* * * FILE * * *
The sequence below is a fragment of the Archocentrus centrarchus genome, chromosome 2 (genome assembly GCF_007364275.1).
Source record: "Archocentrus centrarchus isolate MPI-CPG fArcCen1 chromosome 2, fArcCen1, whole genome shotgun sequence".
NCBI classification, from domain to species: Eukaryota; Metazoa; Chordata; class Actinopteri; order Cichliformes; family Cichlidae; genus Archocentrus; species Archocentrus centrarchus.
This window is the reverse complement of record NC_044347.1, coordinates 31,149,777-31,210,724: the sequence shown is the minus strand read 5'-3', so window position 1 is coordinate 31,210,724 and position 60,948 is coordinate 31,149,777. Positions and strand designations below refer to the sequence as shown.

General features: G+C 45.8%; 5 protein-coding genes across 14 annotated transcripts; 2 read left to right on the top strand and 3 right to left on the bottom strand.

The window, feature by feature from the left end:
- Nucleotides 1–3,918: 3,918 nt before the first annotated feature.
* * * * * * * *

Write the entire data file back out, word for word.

The sequence below is a fragment of the Archocentrus centrarchus genome, chromosome 2 (genome assembly GCF_007364275.1).
Source record: "Archocentrus centrarchus isolate MPI-CPG fArcCen1 chromosome 2, fArcCen1, whole genome shotgun sequence".
NCBI classification, from domain to species: Eukaryota; Metazoa; Chordata; class Actinopteri; order Cichliformes; family Cichlidae; genus Archocentrus; species Archocentrus centrarchus.
This window is the reverse complement of record NC_044347.1, coordinates 31,149,777-31,210,724: the sequence shown is the minus strand read 5'-3', so window position 1 is coordinate 31,210,724 and position 60,948 is coordinate 31,149,777. Positions and strand designations below refer to the sequence as shown.

General features: G+C 45.8%; 5 protein-coding genes across 14 annotated transcripts; 2 read left to right on the top strand and 3 right to left on the bottom strand.

The window, feature by feature from the left end:
- Nucleotides 1–3,918: 3,918 nt before the first annotated feature.